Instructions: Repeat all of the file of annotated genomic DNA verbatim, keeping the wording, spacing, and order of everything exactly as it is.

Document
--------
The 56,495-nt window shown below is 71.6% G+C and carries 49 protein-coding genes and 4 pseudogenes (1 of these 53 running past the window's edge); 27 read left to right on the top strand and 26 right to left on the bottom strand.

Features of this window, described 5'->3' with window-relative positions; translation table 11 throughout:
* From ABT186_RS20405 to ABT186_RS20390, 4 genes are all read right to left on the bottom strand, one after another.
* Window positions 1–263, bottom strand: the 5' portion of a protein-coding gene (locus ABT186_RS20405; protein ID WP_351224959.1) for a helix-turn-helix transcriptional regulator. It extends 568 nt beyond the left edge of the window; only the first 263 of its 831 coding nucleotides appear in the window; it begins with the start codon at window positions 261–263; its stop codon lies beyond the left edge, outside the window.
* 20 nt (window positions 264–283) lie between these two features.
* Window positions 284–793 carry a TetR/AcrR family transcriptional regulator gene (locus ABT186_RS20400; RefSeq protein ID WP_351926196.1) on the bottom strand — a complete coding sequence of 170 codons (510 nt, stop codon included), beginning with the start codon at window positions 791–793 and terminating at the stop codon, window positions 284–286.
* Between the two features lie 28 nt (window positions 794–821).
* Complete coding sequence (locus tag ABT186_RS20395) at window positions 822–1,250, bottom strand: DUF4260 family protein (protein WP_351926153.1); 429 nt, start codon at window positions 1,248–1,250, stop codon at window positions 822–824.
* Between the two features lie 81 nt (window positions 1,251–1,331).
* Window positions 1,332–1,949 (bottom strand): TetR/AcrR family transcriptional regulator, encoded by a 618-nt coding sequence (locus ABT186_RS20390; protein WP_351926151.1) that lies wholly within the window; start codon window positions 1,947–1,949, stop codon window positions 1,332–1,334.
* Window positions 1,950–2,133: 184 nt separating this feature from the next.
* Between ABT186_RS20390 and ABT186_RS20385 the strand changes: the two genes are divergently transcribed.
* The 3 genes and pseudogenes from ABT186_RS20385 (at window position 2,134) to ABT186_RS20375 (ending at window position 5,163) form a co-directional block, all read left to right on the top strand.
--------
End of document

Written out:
The 56,495-nt window shown below is 71.6% G+C and carries 49 protein-coding genes and 4 pseudogenes (1 of these 53 running past the window's edge); 27 read left to right on the top strand and 26 right to left on the bottom strand.

Features of this window, described 5'->3' with window-relative positions; translation table 11 throughout:
* From ABT186_RS20405 to ABT186_RS20390, 4 genes are all read right to left on the bottom strand, one after another.
* Window positions 1–263, bottom strand: the 5' portion of a protein-coding gene (locus ABT186_RS20405; protein ID WP_351224959.1) for a helix-turn-helix transcriptional regulator. It extends 568 nt beyond the left edge of the window; only the first 263 of its 831 coding nucleotides appear in the window; it begins with the start codon at window positions 261–263; its stop codon lies beyond the left edge, outside the window.
* 20 nt (window positions 264–283) lie between these two features.
* Window positions 284–793 carry a TetR/AcrR family transcriptional regulator gene (locus ABT186_RS20400; RefSeq protein ID WP_351926196.1) on the bottom strand — a complete coding sequence of 170 codons (510 nt, stop codon included), beginning with the start codon at window positions 791–793 and terminating at the stop codon, window positions 284–286.
* Between the two features lie 28 nt (window positions 794–821).
* Complete coding sequence (locus tag ABT186_RS20395) at window positions 822–1,250, bottom strand: DUF4260 family protein (protein WP_351926153.1); 429 nt, start codon at window positions 1,248–1,250, stop codon at window positions 822–824.
* Between the two features lie 81 nt (window positions 1,251–1,331).
* Window positions 1,332–1,949 (bottom strand): TetR/AcrR family transcriptional regulator, encoded by a 618-nt coding sequence (locus ABT186_RS20390; protein WP_351926151.1) that lies wholly within the window; start codon window positions 1,947–1,949, stop codon window positions 1,332–1,334.
* Window positions 1,950–2,133: 184 nt separating this feature from the next.
* Between ABT186_RS20390 and ABT186_RS20385 the strand changes: the two genes are divergently transcribed.
* The 3 genes and pseudogenes from ABT186_RS20385 (at window position 2,134) to ABT186_RS20375 (ending at window position 5,163) form a co-directional block, all read left to right on the top strand.